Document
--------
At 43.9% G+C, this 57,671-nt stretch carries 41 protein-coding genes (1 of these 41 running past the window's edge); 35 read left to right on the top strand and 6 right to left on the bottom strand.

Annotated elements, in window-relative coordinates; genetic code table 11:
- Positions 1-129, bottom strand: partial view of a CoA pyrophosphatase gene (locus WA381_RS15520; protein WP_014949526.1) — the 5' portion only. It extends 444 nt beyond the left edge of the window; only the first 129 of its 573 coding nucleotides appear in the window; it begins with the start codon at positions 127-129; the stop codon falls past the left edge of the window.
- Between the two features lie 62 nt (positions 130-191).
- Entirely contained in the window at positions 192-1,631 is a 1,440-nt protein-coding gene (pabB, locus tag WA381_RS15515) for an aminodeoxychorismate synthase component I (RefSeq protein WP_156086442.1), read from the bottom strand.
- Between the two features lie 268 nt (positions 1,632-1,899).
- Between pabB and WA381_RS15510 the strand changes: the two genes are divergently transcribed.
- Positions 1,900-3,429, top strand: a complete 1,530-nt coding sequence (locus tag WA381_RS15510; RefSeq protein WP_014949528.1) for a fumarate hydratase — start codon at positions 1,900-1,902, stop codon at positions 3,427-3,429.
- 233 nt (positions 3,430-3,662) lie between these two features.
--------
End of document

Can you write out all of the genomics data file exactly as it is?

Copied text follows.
At 43.9% G+C, this 57,671-nt stretch carries 41 protein-coding genes (1 of these 41 running past the window's edge); 35 read left to right on the top strand and 6 right to left on the bottom strand.

Annotated elements, in window-relative coordinates; genetic code table 11:
- Positions 1-129, bottom strand: partial view of a CoA pyrophosphatase gene (locus WA381_RS15520; protein WP_014949526.1) — the 5' portion only. It extends 444 nt beyond the left edge of the window; only the first 129 of its 573 coding nucleotides appear in the window; it begins with the start codon at positions 127-129; the stop codon falls past the left edge of the window.
- Between the two features lie 62 nt (positions 130-191).
- Entirely contained in the window at positions 192-1,631 is a 1,440-nt protein-coding gene (pabB, locus tag WA381_RS15515) for an aminodeoxychorismate synthase component I (RefSeq protein WP_156086442.1), read from the bottom strand.
- Between the two features lie 268 nt (positions 1,632-1,899).
- Between pabB and WA381_RS15510 the strand changes: the two genes are divergently transcribed.
- Positions 1,900-3,429, top strand: a complete 1,530-nt coding sequence (locus tag WA381_RS15510; RefSeq protein WP_014949528.1) for a fumarate hydratase — start codon at positions 1,900-1,902, stop codon at positions 3,427-3,429.
- 233 nt (positions 3,430-3,662) lie between these two features.